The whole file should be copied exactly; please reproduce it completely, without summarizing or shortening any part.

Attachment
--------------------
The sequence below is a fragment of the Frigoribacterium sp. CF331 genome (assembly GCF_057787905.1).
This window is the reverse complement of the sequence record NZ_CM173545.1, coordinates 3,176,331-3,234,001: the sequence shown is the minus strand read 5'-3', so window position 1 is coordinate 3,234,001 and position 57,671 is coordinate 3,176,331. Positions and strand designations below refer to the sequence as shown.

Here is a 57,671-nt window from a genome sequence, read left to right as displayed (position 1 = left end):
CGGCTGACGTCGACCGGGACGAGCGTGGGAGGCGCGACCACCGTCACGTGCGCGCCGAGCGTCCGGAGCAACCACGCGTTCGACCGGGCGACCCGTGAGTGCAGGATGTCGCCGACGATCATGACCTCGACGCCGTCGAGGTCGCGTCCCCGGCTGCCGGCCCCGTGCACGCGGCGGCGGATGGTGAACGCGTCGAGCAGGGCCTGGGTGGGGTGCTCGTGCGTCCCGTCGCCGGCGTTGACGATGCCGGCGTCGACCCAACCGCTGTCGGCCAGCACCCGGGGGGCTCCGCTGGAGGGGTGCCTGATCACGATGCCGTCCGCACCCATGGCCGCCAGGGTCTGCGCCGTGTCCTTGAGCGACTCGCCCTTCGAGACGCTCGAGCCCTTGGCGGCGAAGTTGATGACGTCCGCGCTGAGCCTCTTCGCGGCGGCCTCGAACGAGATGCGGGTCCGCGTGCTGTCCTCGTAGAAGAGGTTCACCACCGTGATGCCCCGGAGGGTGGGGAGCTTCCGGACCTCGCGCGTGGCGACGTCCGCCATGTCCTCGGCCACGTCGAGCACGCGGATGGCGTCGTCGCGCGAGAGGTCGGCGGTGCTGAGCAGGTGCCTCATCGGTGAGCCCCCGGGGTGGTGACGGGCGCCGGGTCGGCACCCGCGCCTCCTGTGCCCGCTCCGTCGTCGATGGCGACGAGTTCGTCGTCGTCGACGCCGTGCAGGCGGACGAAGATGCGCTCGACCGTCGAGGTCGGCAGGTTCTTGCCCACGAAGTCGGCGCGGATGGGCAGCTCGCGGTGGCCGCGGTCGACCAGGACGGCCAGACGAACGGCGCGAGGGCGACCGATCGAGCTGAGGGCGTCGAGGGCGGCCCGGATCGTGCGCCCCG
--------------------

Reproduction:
The sequence below is a fragment of the Frigoribacterium sp. CF331 genome (assembly GCF_057787905.1).
This window is the reverse complement of the sequence record NZ_CM173545.1, coordinates 3,176,331-3,234,001: the sequence shown is the minus strand read 5'-3', so window position 1 is coordinate 3,234,001 and position 57,671 is coordinate 3,176,331. Positions and strand designations below refer to the sequence as shown.

Here is a 57,671-nt window from a genome sequence, read left to right as displayed (position 1 = left end):
CGGCTGACGTCGACCGGGACGAGCGTGGGAGGCGCGACCACCGTCACGTGCGCGCCGAGCGTCCGGAGCAACCACGCGTTCGACCGGGCGACCCGTGAGTGCAGGATGTCGCCGACGATCATGACCTCGACGCCGTCGAGGTCGCGTCCCCGGCTGCCGGCCCCGTGCACGCGGCGGCGGATGGTGAACGCGTCGAGCAGGGCCTGGGTGGGGTGCTCGTGCGTCCCGTCGCCGGCGTTGACGATGCCGGCGTCGACCCAACCGCTGTCGGCCAGCACCCGGGGGGCTCCGCTGGAGGGGTGCCTGATCACGATGCCGTCCGCACCCATGGCCGCCAGGGTCTGCGCCGTGTCCTTGAGCGACTCGCCCTTCGAGACGCTCGAGCCCTTGGCGGCGAAGTTGATGACGTCCGCGCTGAGCCTCTTCGCGGCGGCCTCGAACGAGATGCGGGTCCGCGTGCTGTCCTCGTAGAAGAGGTTCACCACCGTGATGCCCCGGAGGGTGGGGAGCTTCCGGACCTCGCGCGTGGCGACGTCCGCCATGTCCTCGGCCACGTCGAGCACGCGGATGGCGTCGTCGCGCGAGAGGTCGGCGGTGCTGAGCAGGTGCCTCATCGGTGAGCCCCCGGGGTGGTGACGGGCGCCGGGTCGGCACCCGCGCCTCCTGTGCCCGCTCCGTCGTCGATGGCGACGAGTTCGTCGTCGTCGACGCCGTGCAGGCGGACGAAGATGCGCTCGACCGTCGAGGTCGGCAGGTTCTTGCCCACGAAGTCGGCGCGGATGGGCAGCTCGCGGTGGCCGCGGTCGACCAGGACGGCCAGACGAACGGCGCGAGGGCGACCGATCGAGCTGAGGGCGTCGAGGGCGGCCCGGATCGTGCGCCCCG